Abstract TMP85: Frequency and Utility of Repeat Cerebrovascular Imaging Among Hospitalized Stroke Patients

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Background: There are limited data on the frequency of repeat non-invasive imaging performed in the evaluation of stroke patients and its utility in patient care.

Hypothesis: Stroke patients frequently undergo repeat intracranial arterial imaging with limited change in clinical management.

Methods: All stroke patients admitted to a comprehensive stroke center from January 1, 2012 through December 31, 2014 were identified as part of a prospective radiology database if they underwent contrast-enhanced MR angiography (CE-MRA) of the head and subsequent CT angiography (CTA) of the head within 7 days. Two vascular neurologists reviewed medical records to confirm the diagnosis of stroke and subtype, determine the indications of the two studies, evaluate if any neurologic change occurred prompting the subsequent CTA, new findings seen on CTA and identification of any change in clinical management based on the CTA results.

Results: Of 1355 stroke patients who underwent CE-MRA of the head during the study period, 195 (14%) patients underwent subsequent CTA within 7 days, including 33 patients who had non-diagnostic CE-MRA due to patient motion. Of the 162 (12%) patients with diagnostic CE-MRA who underwent subsequent CTA head (mean age 59 ± 15 years, 52% female, 61% ischemic stroke, 11% ICH, 28% SAH), 69 (43%) patients were considered to have an unnecessary CTA of the head. In multivariable analysis, factors associated with an unnecessary CTA head included no new neurological exam changes [OR 7.29; 95% CI 1.92 to 27.63] and same documented indication for CE-MRA and CTA [OR 6.47; 95% CI 3.04 to 13.78]. Changes in clinical management after CTA of the head were seen in 42% of patients who had a clinically indicated CTA versus 7% of patients with a CTA considered unnecessary (p<0.0001).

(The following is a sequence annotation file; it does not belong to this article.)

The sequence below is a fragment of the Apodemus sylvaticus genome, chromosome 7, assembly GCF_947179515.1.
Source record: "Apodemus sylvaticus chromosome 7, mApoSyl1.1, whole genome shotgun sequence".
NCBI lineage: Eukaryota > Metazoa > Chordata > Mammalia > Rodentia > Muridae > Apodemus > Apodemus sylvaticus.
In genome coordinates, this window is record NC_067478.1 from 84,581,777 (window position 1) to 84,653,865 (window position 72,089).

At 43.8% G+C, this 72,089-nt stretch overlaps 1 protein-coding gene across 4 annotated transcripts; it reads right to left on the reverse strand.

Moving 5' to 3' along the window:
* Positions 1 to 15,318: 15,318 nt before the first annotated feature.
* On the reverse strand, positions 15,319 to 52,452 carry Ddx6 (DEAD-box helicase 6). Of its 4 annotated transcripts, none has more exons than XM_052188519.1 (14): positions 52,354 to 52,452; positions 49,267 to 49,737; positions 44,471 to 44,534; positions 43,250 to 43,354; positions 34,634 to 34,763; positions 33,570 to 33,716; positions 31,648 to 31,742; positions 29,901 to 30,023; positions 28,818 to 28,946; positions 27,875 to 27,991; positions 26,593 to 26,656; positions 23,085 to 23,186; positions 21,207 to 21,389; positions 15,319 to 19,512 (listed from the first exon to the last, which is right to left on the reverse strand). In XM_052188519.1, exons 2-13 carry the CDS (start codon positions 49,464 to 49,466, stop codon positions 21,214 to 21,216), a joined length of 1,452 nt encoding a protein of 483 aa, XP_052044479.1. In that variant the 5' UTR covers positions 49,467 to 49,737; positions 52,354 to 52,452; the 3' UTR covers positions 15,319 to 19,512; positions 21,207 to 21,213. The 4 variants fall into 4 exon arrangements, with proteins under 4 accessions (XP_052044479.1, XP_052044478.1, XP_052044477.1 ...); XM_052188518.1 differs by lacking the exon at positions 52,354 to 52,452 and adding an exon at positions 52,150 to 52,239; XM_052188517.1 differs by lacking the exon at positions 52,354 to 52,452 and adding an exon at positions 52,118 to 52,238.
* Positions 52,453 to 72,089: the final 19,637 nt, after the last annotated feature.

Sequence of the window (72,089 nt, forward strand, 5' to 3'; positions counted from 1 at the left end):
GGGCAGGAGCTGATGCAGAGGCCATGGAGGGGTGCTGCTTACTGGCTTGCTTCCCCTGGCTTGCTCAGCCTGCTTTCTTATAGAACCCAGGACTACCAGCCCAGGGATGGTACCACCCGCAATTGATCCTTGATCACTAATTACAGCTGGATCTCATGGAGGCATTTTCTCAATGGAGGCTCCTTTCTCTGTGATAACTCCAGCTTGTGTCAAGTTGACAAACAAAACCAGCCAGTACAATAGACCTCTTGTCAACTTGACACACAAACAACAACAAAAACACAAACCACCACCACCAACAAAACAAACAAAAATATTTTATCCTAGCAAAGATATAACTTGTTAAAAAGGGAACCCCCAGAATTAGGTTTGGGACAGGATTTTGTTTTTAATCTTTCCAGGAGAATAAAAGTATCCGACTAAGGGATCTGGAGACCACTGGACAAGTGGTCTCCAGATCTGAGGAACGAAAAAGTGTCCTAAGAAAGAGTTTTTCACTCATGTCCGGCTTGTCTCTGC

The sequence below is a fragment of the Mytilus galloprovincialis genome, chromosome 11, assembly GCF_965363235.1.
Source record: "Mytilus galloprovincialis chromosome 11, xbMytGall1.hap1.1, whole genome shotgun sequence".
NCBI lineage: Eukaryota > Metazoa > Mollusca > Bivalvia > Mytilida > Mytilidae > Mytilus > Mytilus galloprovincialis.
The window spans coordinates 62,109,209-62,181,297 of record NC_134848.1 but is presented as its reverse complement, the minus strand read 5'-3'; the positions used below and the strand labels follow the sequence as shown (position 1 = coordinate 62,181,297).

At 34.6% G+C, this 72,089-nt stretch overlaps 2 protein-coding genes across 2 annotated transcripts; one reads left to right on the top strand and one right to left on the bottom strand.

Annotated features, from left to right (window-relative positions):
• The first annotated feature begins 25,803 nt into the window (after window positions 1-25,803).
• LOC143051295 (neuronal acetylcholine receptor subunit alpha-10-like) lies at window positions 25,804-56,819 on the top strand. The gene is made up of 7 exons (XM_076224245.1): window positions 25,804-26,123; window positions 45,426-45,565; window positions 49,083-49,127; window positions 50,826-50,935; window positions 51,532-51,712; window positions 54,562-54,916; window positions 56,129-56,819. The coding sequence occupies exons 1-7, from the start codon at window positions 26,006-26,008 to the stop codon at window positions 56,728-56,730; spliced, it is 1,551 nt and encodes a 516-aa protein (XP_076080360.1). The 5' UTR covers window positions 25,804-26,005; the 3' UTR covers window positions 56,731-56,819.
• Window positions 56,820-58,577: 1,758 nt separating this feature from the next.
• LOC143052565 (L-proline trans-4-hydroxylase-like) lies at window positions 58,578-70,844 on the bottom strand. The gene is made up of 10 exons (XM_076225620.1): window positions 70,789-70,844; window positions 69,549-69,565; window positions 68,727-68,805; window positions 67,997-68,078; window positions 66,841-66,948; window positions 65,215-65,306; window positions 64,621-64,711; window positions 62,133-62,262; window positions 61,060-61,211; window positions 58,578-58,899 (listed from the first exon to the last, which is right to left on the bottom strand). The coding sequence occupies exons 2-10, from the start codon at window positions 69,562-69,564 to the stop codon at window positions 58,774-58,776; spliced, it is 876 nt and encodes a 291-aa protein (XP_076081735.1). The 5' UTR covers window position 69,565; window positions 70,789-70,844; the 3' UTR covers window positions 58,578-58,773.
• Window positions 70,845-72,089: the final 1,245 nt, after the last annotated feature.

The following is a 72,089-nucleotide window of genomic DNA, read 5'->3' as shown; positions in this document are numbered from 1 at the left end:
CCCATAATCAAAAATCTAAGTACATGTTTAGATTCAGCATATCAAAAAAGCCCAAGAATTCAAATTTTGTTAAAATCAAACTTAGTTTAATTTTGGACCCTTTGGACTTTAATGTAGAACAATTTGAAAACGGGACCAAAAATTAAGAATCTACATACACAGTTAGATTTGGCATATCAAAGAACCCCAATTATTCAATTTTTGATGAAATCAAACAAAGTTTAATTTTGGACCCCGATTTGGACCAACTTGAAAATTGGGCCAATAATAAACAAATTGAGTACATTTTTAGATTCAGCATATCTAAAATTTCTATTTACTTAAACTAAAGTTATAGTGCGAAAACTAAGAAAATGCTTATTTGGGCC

Conclusions: Approximately 1 in 8 stroke patients who underwent a diagnostic CE-MRA underwent a subsequent CTA of the head within 7 days and nearly half of these CTA studies were considered unnecessary. The utility of repeat cerebrovascular head imaging with CTA of the head after a diagnostic CE-MRA is low when there is no evidence of a change in neurological exam or when the same indication is documented for both studies.

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